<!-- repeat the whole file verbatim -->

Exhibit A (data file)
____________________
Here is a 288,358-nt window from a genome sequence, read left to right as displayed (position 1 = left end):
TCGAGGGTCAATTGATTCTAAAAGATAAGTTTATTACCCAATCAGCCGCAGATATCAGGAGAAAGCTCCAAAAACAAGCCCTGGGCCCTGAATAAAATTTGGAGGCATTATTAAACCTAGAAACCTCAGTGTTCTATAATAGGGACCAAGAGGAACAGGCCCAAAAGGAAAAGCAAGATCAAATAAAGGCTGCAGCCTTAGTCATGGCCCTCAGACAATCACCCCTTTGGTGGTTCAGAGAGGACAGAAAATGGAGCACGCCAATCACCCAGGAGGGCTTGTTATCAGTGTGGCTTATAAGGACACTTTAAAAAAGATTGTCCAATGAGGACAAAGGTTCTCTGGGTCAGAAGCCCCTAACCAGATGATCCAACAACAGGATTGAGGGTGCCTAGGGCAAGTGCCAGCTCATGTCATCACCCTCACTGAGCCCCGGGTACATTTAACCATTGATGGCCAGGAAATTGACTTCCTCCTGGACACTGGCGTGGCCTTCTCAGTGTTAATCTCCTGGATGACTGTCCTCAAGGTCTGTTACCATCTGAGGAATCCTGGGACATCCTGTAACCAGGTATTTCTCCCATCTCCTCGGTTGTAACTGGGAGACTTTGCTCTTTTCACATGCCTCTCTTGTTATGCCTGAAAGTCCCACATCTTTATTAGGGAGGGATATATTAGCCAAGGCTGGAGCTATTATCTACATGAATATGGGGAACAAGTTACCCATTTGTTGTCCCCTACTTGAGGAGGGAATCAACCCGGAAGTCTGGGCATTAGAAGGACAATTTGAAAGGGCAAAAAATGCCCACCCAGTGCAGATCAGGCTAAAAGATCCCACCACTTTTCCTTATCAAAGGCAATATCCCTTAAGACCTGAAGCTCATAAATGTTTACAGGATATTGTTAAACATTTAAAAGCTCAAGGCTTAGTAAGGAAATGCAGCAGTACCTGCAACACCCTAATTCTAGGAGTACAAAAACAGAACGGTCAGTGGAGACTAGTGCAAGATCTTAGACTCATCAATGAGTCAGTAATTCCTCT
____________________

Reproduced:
Here is a 288,358-nt window from a genome sequence, read left to right as displayed (position 1 = left end):
TCGAGGGTCAATTGATTCTAAAAGATAAGTTTATTACCCAATCAGCCGCAGATATCAGGAGAAAGCTCCAAAAACAAGCCCTGGGCCCTGAATAAAATTTGGAGGCATTATTAAACCTAGAAACCTCAGTGTTCTATAATAGGGACCAAGAGGAACAGGCCCAAAAGGAAAAGCAAGATCAAATAAAGGCTGCAGCCTTAGTCATGGCCCTCAGACAATCACCCCTTTGGTGGTTCAGAGAGGACAGAAAATGGAGCACGCCAATCACCCAGGAGGGCTTGTTATCAGTGTGGCTTATAAGGACACTTTAAAAAAGATTGTCCAATGAGGACAAAGGTTCTCTGGGTCAGAAGCCCCTAACCAGATGATCCAACAACAGGATTGAGGGTGCCTAGGGCAAGTGCCAGCTCATGTCATCACCCTCACTGAGCCCCGGGTACATTTAACCATTGATGGCCAGGAAATTGACTTCCTCCTGGACACTGGCGTGGCCTTCTCAGTGTTAATCTCCTGGATGACTGTCCTCAAGGTCTGTTACCATCTGAGGAATCCTGGGACATCCTGTAACCAGGTATTTCTCCCATCTCCTCGGTTGTAACTGGGAGACTTTGCTCTTTTCACATGCCTCTCTTGTTATGCCTGAAAGTCCCACATCTTTATTAGGGAGGGATATATTAGCCAAGGCTGGAGCTATTATCTACATGAATATGGGGAACAAGTTACCCATTTGTTGTCCCCTACTTGAGGAGGGAATCAACCCGGAAGTCTGGGCATTAGAAGGACAATTTGAAAGGGCAAAAAATGCCCACCCAGTGCAGATCAGGCTAAAAGATCCCACCACTTTTCCTTATCAAAGGCAATATCCCTTAAGACCTGAAGCTCATAAATGTTTACAGGATATTGTTAAACATTTAAAAGCTCAAGGCTTAGTAAGGAAATGCAGCAGTACCTGCAACACCCTAATTCTAGGAGTACAAAAACAGAACGGTCAGTGGAGACTAGTGCAAGATCTTAGACTCATCAATGAGTCAGTAATTCCTCT